"THE DARKLING SPY" reintroduces the reader to William Catesby, a dedicated top ranking MI-6 agent operating under diplomatic cover in Berlin as Cultural Attaché. The time is August 1956.
Catesby is called back to London by his mentor Henry Bone, "a Whitehall intelligence mandarin", who has learned that a master spy - codenamed "Butterfly" - currently working for the Soviets and East Germans - is poised to defect to the Americans, who are eager to know all his secrets. Secrets including the names of all active British agents behind the Iron Curtain, as well as various intelligence operations and programs that MI-6 has promoted. Indeed, Butterfly's brain is an archive of secrets from both East and West. Lives and reputations are at risk of being destroyed should Butterfly succeed in going over to the CIA. Butterfly has also been a thorn in the flesh for Bone over the previous 20 years. So, Bone hatches a plan in which Catesby, a fluent German speaker, would return to Berlin to track down Butterfly through a painstaking and elaborate process in which he would pretend to defect to the East. Consequently, what ensues is a suspenseful, nail-biting, heart-rending drama that takes Catesby from a Hungary convulsed in counter-revolution during October and November of 1956 into the inner sanctum of the East German intelligence apparatus during the following year, as represented by the mysterious espionage legend Mischa Wolf.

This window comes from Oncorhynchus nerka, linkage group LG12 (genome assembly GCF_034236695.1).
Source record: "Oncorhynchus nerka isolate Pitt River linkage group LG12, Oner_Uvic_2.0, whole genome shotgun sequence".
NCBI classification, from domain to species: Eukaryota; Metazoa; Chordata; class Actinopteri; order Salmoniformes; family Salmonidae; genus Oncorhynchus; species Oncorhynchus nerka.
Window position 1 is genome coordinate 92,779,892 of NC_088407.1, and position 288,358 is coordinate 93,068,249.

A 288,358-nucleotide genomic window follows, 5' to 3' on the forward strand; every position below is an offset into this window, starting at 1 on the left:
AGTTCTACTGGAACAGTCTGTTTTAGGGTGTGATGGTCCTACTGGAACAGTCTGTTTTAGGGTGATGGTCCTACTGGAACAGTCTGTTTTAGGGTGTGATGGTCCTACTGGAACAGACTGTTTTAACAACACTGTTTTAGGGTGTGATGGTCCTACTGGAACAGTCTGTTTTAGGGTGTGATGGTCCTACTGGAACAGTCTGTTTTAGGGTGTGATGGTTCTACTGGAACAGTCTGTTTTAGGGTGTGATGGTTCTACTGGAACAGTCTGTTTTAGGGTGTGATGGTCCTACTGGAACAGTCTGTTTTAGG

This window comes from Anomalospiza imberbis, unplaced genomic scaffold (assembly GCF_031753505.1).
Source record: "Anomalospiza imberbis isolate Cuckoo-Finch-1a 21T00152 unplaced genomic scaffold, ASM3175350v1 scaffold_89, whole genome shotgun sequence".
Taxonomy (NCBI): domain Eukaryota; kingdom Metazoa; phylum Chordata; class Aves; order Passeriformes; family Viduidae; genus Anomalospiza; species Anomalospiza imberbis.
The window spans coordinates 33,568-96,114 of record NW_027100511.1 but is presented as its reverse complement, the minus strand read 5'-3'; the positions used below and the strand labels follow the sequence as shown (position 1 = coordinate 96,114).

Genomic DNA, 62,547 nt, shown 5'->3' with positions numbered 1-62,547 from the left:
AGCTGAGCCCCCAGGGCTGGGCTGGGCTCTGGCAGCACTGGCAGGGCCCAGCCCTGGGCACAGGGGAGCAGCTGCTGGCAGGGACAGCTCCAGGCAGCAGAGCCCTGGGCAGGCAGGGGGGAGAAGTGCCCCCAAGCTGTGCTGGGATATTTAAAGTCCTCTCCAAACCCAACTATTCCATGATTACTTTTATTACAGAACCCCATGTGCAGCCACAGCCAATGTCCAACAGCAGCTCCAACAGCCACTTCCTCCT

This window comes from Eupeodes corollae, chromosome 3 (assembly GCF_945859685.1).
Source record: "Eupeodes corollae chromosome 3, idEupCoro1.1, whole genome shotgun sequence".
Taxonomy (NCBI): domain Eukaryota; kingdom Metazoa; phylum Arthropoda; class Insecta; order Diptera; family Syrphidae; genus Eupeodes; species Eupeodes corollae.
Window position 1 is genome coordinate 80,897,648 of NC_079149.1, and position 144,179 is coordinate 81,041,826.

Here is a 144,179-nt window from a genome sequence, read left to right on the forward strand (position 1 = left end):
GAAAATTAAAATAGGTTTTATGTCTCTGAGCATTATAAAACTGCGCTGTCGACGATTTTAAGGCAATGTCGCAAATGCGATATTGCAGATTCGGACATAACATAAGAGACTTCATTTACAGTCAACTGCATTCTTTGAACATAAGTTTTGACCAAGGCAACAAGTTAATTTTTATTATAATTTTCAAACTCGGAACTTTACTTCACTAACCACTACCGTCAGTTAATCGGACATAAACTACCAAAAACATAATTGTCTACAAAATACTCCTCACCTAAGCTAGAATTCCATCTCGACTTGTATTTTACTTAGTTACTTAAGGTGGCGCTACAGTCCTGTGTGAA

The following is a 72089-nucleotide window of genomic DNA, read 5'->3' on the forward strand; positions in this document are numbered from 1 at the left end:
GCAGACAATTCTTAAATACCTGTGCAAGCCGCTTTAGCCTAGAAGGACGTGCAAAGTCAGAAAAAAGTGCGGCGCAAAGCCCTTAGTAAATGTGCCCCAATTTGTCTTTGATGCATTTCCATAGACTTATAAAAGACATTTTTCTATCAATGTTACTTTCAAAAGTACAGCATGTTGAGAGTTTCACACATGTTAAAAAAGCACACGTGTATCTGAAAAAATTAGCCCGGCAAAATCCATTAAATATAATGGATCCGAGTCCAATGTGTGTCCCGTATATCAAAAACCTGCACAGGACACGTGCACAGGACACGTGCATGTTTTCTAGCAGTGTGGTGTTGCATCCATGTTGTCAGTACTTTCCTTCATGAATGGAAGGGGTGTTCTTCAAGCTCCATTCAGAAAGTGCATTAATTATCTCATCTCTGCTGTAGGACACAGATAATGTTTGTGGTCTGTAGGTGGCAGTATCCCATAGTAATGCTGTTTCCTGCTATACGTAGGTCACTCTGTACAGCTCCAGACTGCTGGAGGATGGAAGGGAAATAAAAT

Once again, Edward Wilson has created a winner with "THE DARKLING SPY." It may alter your views about what really went on during the Cold War.